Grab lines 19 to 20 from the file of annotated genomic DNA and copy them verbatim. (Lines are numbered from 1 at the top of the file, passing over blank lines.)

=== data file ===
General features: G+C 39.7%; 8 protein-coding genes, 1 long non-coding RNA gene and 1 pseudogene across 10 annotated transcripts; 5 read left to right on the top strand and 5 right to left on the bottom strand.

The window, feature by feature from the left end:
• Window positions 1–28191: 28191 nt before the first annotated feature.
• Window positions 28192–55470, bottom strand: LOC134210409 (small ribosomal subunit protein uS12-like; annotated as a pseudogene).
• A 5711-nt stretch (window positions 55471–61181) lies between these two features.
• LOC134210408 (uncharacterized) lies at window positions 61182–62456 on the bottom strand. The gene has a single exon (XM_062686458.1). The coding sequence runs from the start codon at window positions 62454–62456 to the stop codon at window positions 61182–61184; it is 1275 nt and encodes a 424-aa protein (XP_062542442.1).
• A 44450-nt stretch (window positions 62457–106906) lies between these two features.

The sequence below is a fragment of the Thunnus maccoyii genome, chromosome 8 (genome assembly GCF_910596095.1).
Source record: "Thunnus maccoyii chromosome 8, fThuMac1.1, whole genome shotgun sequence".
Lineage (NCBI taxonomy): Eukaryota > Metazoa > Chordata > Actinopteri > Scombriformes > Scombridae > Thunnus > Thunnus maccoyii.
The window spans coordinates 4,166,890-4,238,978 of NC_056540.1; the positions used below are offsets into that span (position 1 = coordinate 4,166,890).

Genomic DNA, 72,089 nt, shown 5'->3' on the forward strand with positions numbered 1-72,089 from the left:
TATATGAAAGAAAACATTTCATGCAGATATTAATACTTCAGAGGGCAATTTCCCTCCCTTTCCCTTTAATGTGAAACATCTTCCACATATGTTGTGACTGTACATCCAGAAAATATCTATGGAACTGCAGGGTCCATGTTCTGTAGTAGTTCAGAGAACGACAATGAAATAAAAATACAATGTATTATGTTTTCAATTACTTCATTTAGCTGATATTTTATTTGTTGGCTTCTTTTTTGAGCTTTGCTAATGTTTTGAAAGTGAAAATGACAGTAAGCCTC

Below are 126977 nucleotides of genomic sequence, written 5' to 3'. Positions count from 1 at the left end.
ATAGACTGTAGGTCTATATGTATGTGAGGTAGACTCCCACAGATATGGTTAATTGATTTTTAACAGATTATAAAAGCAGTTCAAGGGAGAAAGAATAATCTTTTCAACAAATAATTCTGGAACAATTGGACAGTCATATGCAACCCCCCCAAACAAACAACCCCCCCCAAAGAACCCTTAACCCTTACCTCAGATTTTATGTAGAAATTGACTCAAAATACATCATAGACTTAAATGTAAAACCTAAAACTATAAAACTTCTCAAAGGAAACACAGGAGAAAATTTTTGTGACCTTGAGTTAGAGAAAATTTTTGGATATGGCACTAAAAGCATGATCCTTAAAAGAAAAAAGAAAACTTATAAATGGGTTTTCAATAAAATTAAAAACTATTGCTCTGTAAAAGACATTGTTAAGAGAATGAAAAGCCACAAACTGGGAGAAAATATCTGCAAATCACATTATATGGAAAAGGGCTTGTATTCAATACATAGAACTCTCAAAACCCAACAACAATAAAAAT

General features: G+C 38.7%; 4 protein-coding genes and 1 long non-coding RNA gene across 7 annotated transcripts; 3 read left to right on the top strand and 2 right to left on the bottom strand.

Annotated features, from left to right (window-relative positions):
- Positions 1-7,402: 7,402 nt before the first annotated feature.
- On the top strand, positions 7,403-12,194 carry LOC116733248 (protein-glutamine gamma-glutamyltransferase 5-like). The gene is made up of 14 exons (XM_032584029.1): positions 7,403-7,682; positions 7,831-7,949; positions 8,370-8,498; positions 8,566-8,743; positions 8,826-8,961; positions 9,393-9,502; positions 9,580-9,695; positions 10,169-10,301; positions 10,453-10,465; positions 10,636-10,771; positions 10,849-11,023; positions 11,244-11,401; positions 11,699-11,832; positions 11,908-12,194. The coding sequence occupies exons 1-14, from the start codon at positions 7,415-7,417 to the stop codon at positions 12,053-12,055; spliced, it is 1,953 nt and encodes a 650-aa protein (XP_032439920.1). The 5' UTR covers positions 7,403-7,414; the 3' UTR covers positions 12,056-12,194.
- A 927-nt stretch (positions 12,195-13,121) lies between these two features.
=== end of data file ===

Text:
- On the top strand, positions 7,403-12,194 carry LOC116733248 (protein-glutamine gamma-glutamyltransferase 5-like). The gene is made up of 14 exons (XM_032584029.1): positions 7,403-7,682; positions 7,831-7,949; positions 8,370-8,498; positions 8,566-8,743; positions 8,826-8,961; positions 9,393-9,502; positions 9,580-9,695; positions 10,169-10,301; positions 10,453-10,465; positions 10,636-10,771; positions 10,849-11,023; positions 11,244-11,401; positions 11,699-11,832; positions 11,908-12,194. The coding sequence occupies exons 1-14, from the start codon at positions 7,415-7,417 to the stop codon at positions 12,053-12,055; spliced, it is 1,953 nt and encodes a 650-aa protein (XP_032439920.1). The 5' UTR covers positions 7,403-7,414; the 3' UTR covers positions 12,056-12,194.
- A 927-nt stretch (positions 12,195-13,121) lies between these two features.